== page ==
Sean Hull asks on Quora – What is Stress Testing and why is it important?

Zero Downtime – What is it and why is it important?

For most large web applications, uptime is of foremost importants.  Any outage can be seen by customers as a frustration, or opportunity to move to a competitor.  What’s more for a site that also includes e-commerce, it can mean real lost sales.

Zero Downtime describes a site without service interruption.  To achieve such lofty goals, redundancy becomes a critical requirement at every level of your infrastructure.  If you’re using cloud hosting, are you redundant to alternate availability zones and regions?  Are you using geographically distributed load balancing?  Do you have multiple clustered databases on the backend, and multiple webservers load balanced.

All of these requirements will increase uptime, but may not bring you close to zero downtime.  For that you’ll need thorough testing.  The solution is to pull the trigger on sections of your infrastructure, and prove that it fails over quickly without noticeable outage.  The ultimate test is the outage itself.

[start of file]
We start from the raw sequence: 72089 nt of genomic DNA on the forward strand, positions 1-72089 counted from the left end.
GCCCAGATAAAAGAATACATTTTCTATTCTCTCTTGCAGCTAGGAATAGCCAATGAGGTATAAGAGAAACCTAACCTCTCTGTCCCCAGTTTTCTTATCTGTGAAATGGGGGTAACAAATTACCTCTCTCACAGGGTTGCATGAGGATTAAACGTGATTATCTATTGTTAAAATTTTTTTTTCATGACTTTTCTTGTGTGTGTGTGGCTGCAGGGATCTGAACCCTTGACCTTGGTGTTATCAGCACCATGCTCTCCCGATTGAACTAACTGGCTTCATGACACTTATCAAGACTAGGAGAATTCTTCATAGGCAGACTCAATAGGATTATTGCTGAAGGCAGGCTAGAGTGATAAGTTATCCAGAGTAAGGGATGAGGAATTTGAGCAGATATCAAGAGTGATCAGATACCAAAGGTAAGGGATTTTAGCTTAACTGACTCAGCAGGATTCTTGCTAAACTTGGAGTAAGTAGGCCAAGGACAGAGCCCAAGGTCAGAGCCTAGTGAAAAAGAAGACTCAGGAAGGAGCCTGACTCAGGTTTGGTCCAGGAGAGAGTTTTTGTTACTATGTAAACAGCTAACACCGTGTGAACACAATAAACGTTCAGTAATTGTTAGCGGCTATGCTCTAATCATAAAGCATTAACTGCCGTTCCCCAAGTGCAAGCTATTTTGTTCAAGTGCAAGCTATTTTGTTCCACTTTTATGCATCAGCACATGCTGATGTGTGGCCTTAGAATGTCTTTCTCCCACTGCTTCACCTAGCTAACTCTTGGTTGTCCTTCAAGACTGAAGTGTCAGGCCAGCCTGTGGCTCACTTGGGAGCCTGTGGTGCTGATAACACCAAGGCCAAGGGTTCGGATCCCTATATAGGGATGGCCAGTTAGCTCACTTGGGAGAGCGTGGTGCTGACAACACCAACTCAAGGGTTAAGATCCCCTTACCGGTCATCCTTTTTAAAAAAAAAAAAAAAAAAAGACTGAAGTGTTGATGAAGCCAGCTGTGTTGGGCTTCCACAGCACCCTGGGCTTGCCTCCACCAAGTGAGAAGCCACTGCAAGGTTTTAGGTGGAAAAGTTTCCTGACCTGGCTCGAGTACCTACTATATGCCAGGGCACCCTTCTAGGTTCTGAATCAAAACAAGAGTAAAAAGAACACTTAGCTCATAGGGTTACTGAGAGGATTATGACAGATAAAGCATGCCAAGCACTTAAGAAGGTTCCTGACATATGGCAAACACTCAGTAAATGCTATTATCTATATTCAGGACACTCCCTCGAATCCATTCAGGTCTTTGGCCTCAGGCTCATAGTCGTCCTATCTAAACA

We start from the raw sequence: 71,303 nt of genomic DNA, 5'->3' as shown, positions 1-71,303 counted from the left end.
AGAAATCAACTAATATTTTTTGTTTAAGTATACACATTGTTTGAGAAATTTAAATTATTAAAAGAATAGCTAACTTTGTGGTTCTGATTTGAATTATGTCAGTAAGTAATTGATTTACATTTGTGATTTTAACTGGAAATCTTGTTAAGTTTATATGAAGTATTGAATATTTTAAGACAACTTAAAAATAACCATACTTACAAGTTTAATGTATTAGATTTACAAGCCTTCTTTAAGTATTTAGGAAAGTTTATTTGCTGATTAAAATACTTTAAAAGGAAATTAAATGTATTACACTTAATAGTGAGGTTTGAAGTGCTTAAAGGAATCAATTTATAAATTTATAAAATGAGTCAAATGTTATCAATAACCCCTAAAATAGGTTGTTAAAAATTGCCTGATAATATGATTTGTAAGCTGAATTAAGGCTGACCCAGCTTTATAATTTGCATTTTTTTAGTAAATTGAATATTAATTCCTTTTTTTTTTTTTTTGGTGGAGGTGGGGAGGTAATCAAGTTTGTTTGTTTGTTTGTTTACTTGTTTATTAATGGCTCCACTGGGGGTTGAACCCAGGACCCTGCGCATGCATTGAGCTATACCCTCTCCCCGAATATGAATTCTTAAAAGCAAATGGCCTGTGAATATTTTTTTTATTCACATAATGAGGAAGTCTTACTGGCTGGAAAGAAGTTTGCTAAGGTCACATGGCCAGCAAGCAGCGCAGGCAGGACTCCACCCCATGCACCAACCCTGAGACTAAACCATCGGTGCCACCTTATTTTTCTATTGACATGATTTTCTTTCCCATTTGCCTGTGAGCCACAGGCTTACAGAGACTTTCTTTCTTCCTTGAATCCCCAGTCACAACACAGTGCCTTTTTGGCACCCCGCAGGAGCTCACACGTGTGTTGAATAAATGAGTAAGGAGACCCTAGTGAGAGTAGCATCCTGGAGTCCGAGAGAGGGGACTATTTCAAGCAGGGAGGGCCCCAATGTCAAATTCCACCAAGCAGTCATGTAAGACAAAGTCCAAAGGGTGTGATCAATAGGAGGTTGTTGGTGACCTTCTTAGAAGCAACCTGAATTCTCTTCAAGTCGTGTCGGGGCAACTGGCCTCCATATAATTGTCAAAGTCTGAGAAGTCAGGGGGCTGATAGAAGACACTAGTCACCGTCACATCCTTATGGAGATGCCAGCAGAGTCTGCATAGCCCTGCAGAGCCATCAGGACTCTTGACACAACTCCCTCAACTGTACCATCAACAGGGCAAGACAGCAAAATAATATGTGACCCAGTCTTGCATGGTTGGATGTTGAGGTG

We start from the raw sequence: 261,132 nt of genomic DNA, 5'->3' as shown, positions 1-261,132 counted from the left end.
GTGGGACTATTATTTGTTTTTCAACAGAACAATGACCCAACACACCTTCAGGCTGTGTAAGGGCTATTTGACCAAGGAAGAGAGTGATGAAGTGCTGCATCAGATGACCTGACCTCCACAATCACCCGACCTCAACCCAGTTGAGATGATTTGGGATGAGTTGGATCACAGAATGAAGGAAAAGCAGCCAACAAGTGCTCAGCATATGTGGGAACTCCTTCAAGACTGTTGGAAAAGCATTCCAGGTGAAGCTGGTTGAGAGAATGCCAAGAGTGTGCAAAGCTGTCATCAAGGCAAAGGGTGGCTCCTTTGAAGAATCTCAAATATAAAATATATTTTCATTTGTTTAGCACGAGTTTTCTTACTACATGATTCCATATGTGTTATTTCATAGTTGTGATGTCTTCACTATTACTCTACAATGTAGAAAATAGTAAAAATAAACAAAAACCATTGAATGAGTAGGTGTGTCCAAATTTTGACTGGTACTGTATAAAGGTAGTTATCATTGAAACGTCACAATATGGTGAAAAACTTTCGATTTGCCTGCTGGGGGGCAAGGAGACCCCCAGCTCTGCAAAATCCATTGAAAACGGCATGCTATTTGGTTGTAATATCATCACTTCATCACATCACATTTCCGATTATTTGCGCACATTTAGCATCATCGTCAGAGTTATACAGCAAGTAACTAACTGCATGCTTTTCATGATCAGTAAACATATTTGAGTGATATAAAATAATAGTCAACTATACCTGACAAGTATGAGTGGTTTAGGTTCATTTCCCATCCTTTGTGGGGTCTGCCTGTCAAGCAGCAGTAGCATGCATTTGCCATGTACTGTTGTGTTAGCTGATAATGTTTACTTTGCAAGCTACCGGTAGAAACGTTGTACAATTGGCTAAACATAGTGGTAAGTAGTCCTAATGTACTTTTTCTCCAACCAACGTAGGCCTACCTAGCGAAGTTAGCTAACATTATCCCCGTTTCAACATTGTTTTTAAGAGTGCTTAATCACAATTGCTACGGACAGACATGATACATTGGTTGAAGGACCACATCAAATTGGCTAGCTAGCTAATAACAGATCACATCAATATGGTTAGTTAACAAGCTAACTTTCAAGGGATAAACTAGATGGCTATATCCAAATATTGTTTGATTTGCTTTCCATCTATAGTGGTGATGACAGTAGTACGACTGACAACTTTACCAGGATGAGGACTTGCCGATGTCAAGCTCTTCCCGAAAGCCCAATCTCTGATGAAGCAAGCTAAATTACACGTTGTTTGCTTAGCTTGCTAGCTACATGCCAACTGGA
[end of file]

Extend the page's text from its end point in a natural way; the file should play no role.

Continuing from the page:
Sean Hull on Quora: What is zero downtime and why is it important?

Degrade Gracefully – What is it and why is it imporant?

Websites and web applications have traffic patterns that are often unpredictable.  After all growth in traffic is really what we’re after.  However, even with the best stress testing, it’s sometimes difficult to predict what areas of the site will get innundated, or how the site will scale.

Degrade gracefully describes an architecture built specially to unwind in a smooth manner without any real site-wide outage.  What do we mean by that?  We mean build in operational switches to turn off components in the site.  Have a star rating on pages?  Build an on/off switch for your operations team to disable it if necessary.  Have site-wide comments, or robust search?  Allow those features to be disabled.  If possible, architect in a read-only mode for your site that you can turn on in a real difficult situation.  By operationalizing these components, you give more flexibility to the operations team, and reduce the likelihood of having a complete outage.

Sean Hull asks on Quora: What does degrade gracefully mean, and why is it important?

Success Story–Media and Entertainment Conglomerate

The Business

A website aggregating twitter feeds for celebrities, with sophisticated search functionality.

The Problem